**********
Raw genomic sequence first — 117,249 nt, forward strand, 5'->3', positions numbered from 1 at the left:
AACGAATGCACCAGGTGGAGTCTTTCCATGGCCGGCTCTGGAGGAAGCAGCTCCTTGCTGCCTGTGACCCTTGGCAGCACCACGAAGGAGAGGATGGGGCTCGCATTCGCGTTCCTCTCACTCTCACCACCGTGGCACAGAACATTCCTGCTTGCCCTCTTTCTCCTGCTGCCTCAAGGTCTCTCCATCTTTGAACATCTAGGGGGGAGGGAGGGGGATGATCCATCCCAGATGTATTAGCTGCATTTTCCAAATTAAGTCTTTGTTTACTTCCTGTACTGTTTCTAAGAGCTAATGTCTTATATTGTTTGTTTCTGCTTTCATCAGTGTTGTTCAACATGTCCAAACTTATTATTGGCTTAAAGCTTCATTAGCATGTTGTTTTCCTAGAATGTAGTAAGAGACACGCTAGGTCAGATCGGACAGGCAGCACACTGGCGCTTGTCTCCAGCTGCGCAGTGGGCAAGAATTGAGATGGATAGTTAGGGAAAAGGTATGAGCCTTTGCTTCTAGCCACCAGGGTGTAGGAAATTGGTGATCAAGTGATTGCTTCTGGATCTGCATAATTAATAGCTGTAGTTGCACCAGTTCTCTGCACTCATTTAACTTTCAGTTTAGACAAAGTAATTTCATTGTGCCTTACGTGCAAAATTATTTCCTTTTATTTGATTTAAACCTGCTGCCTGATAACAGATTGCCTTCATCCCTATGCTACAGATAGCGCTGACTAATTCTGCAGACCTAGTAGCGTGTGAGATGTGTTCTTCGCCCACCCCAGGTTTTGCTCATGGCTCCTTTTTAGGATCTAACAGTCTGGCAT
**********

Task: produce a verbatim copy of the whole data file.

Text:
Raw genomic sequence first — 117,249 nt, forward strand, 5'->3', positions numbered from 1 at the left:
AACGAATGCACCAGGTGGAGTCTTTCCATGGCCGGCTCTGGAGGAAGCAGCTCCTTGCTGCCTGTGACCCTTGGCAGCACCACGAAGGAGAGGATGGGGCTCGCATTCGCGTTCCTCTCACTCTCACCACCGTGGCACAGAACATTCCTGCTTGCCCTCTTTCTCCTGCTGCCTCAAGGTCTCTCCATCTTTGAACATCTAGGGGGGAGGGAGGGGGATGATCCATCCCAGATGTATTAGCTGCATTTTCCAAATTAAGTCTTTGTTTACTTCCTGTACTGTTTCTAAGAGCTAATGTCTTATATTGTTTGTTTCTGCTTTCATCAGTGTTGTTCAACATGTCCAAACTTATTATTGGCTTAAAGCTTCATTAGCATGTTGTTTTCCTAGAATGTAGTAAGAGACACGCTAGGTCAGATCGGACAGGCAGCACACTGGCGCTTGTCTCCAGCTGCGCAGTGGGCAAGAATTGAGATGGATAGTTAGGGAAAAGGTATGAGCCTTTGCTTCTAGCCACCAGGGTGTAGGAAATTGGTGATCAAGTGATTGCTTCTGGATCTGCATAATTAATAGCTGTAGTTGCACCAGTTCTCTGCACTCATTTAACTTTCAGTTTAGACAAAGTAATTTCATTGTGCCTTACGTGCAAAATTATTTCCTTTTATTTGATTTAAACCTGCTGCCTGATAACAGATTGCCTTCATCCCTATGCTACAGATAGCGCTGACTAATTCTGCAGACCTAGTAGCGTGTGAGATGTGTTCTTCGCCCACCCCAGGTTTTGCTCATGGCTCCTTTTTAGGATCTAACAGTCTGGCAT